The previous article was about the acquired immunity. This article is all about the immune cells, the warriors of the human body.
These cells play a major role in protecting the body from infections. Some of them contribute directly and some contribute indirectly. Despite the methods, all of them are required in optimum amounts so as to live a healthy life.
All of these cells are derived from a specific type of cell found in the blood. The blood is a freely flowing interstitial fluid that transports oxygen, nutrients, etc. to the cells of the body. There are two components in the blood in which the first one is called plasma. The plasma is the liquid carrying water, salts, enzymes, and proteins. There are three specialized proteins in the plasma-
Albumin- to maintain water balance
Globulin- for immunity (it is a part of immunoglobulin)
Fibrinogen- for clotting
Hence the plasma also contributes to immunity. This plasma constitutes about 55% of the blood. The rest 45% of the blood is constituted by the formed elements or corpuscles. There are three elements in it namely-
Erythrocyte or Red Blood Corpuscle- transport of oxygen
Leucocyte or White Blood Corpuscle- fight infections
Thrombocyte or platelets- for clotting
Out of these, the WBC is the one primarily contributing to immunity. A healthy person must have a WBC count from 4000-11000. Count less than 4000 means leukopenia meaning that the immune system is weak. If the count is more than 11000 then it means the condition of autoimmunity known as leucocytosis. There are some further classifications in the WBC which are displayed through the flowchart below.
There are two types of cells in the WBC namely the granulocytes and agranulocytes.
The granulocytes, as the name specifies have granules in their cytoplasm. There are three different cells in this.
The neutrophil constitutes to about 55-70% of the total WBC and they are ones involved in most of the fights against the infections. These defend against bacterial and fungal infections. These cells are mostly found in the epidermal regions and are in the first line of defense. These cells engulf the pathogens by the process of phagocytosis. These cells have multiple nuclei hence these are also known as PMN (Poly Morpho Neutrophils). Neutrophils help prevent infections by blocking, disabling, and digesting off invading particles and microorganisms. They also communicate with other cells to help them repair cells and mount a proper immune response. The death of these cells often results in the formation of pus (suppuration).
The eosinophil constitutes about 2-4% of the total WBC. These cells are very little in the body but can increase in the case of allergic reactions, parasite infection, and so on. The functions of the eosinophil include movement to inflamed areas, trapping substances, killing cells, anti-parasitic and bactericidal activity, participating in immediate allergic reactions, and modulating inflammatory responses.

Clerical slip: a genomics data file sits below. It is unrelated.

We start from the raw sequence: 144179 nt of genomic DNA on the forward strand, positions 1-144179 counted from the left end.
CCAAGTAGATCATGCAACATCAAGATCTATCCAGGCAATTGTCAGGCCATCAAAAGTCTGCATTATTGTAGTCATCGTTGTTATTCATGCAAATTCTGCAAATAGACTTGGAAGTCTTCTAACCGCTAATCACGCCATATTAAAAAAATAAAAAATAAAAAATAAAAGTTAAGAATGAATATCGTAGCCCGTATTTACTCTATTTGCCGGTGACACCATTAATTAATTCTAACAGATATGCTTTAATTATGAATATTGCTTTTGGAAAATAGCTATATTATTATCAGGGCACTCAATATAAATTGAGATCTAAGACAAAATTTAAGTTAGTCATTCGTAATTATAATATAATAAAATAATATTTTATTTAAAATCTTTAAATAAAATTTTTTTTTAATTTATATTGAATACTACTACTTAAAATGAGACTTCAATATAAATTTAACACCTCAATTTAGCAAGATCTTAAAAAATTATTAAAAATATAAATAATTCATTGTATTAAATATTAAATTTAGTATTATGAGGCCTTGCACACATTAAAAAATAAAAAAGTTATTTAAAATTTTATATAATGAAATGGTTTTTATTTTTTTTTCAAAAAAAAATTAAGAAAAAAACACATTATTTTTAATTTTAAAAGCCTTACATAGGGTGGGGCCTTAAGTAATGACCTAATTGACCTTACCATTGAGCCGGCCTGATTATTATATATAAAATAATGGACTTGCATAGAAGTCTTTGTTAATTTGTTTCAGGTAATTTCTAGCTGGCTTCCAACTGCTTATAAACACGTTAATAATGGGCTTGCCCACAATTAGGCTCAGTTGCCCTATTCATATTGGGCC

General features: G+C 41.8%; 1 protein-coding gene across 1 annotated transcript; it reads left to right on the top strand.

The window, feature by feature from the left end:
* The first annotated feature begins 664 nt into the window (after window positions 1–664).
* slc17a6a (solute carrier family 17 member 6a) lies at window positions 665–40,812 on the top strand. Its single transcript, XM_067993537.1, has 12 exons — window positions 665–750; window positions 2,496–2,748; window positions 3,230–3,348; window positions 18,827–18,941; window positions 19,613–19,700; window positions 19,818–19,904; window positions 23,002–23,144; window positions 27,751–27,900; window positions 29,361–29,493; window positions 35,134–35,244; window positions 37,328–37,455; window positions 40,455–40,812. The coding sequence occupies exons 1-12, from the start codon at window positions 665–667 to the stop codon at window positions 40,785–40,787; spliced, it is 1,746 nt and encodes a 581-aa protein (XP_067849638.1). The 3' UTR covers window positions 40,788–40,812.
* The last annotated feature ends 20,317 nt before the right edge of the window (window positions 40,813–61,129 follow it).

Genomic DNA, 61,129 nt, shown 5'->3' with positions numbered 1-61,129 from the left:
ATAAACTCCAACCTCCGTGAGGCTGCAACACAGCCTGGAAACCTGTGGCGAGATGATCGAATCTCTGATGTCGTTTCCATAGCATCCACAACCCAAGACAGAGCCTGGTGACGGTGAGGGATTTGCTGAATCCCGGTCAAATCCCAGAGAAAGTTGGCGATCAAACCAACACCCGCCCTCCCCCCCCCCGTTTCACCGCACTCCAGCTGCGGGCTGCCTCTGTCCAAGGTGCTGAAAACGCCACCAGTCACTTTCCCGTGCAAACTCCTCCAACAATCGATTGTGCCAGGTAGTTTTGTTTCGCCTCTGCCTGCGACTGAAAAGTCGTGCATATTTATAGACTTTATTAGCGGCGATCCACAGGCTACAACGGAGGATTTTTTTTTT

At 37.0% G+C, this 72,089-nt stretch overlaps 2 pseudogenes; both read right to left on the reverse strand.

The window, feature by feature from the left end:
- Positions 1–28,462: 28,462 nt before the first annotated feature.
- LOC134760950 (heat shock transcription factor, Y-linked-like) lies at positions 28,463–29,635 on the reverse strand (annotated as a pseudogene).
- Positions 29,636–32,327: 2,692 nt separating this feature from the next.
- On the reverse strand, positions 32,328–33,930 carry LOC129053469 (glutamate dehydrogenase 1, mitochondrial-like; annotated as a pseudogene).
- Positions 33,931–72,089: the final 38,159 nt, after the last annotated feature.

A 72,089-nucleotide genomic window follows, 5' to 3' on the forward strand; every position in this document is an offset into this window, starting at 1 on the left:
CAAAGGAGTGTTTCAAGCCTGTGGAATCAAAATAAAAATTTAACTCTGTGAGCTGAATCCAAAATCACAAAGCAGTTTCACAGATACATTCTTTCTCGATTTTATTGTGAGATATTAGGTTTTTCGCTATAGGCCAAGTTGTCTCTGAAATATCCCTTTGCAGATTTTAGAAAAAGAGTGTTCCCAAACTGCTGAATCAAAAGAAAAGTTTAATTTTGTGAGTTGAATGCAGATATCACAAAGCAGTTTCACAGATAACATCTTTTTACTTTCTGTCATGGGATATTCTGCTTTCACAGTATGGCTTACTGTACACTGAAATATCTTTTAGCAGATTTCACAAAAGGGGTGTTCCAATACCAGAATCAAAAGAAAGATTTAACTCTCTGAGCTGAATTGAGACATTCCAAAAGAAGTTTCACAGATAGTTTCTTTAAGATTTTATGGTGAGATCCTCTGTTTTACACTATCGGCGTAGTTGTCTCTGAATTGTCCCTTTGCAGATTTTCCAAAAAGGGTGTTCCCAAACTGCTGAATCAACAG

The basophil is present in the least concentration of all (0.2%) in total WBC. These cells play an important role in allergic reactions in which their count can increase. The basophil contains inflammatory mediators like histamine and heparin. The release of the compounds results in dilation of the blood vessels. Hence these cells regulate the inflammation process.
The agranulocytes are those which lack granules in their cytoplasm. There are two types in this. The lymphocyte can be called as the memory of the immune system. There are two types of lymphocytes namely T and B lymphocytes. These lymphocytes recognize the incoming pathogens and based on their memory it produces a suitable response in a short amount of time. These cells are involved in the secondary response in the acquired immunity.
B cells make antibodies that can bind to pathogens, block pathogen invasion, activate the complement system, and enhance pathogen destruction. The T cells mostly known as CD4+ T helper cells produce the cytokines (proteins in cell signaling) and coordinate with the immune system. There is another form called CD8+ cytotoxic T cells which is opposite to the previous type, they help in the destruction of tumors and pathogens.
The monocyte is the largest of all the cells in WBC. They function similarly to that of the neutrophils (phagocytosis of the pathogens). These cells present the pathogen to the memory cells upon which a response is generated. Once they leave the blood, they turn into macrophages which help in clearing cell debris and killing pathogens. These are known as the vacuum cleaners of immunity.
Hence all these cells work in different mechanisms and they coordinate together to make sure that we do not fall prey to the disease-causing microorganisms.